Flight of fancy: the Piaggio Avanti EVO propels itself away from identikit jets
Time and design stand still in the aviation market. The massive cost of development and tight legislatory requirements ensure that new aircraft come to market in a trickle, rather than a flood. Incremental improvements, overhauls and upgrades ensure that once a fundamental form is fixed, it is able to endure for decades. Boeing’s 747 made its debut at the tail-end of the 60s and most estimates suggest the design will still be flying in the 2030s and 40s. Cessna’s 172 is the VW Beetle of the air, still in production after over 60 years.
Italian manufacturer Piaggio first flew the original P180 Avanti back in 1986, returning with a major upgrade in 2004 and then another round of improvements in 2015. That latest version of the aircraft is the Avanti EVO, and in the world of business aviation it still counts as something shiny and new.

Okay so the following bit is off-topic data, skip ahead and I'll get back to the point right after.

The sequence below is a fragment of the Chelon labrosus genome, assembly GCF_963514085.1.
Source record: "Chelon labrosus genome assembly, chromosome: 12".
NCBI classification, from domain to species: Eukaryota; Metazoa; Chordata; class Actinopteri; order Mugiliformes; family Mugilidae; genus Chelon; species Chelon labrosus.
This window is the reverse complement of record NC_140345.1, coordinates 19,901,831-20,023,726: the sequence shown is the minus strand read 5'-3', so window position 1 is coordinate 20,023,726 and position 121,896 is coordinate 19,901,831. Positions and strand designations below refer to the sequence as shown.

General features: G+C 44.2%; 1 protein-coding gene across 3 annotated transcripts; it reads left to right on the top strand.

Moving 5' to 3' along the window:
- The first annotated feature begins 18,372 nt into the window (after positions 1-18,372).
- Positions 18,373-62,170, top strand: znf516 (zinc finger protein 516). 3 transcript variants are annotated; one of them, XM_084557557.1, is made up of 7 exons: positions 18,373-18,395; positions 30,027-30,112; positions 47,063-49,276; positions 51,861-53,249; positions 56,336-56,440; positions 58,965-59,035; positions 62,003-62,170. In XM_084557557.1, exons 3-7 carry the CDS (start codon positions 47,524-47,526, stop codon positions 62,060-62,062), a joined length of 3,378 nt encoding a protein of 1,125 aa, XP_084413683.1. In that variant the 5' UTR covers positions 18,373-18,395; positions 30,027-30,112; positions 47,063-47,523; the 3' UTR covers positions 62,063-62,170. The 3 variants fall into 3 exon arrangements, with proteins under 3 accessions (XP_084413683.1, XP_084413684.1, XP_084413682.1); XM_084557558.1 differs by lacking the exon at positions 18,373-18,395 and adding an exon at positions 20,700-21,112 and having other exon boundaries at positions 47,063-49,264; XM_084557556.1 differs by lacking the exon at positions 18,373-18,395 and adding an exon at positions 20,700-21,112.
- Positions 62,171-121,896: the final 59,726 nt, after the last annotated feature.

Cabin view of the Piaggio Avanti EVO, featuring Poltrona Frau leather
We recently took a short hop around Kent in the EVO, courtesy of the company’s exclusive UK distributor, ConnectJets. The EVO has genuine presence, standing out from the current crop of identikit business jets for two reasons. For a start, it’s propeller-powered, rather than using jets. Two, the fuselage is unlike anything else on the market. With a large rear wing and two pushing propellers and distinctive small ‘canard’ wings at the front, the EVO is as distinctive as it is elegant. Inside, Poltrona Frau leather abounds, and although it’s not a full-height cabin, it’s pretty good for the class, especially in six-person configuration.
Manufactured in Piaggio’s factory on the Italian Riviera, the EVO is a singularly beautiful piece of aviation design, the left field choice of CEOs who care about style as well as the bottom line. For a time, Ferrari ran an Avanti (the company has Ferrari connections), and it offers numerous advantages, such as cabin space, fuel efficiency and a 1700 nautical mile range. The EVO has lost the distinctive sound of the Avanti 2, but there’s still a certain romance in resorting to the original form of propulsion. Coupled with the undeniable elegance of that fuselage, and the Piaggio EVO is the airborne equivalent of an Italian sports car.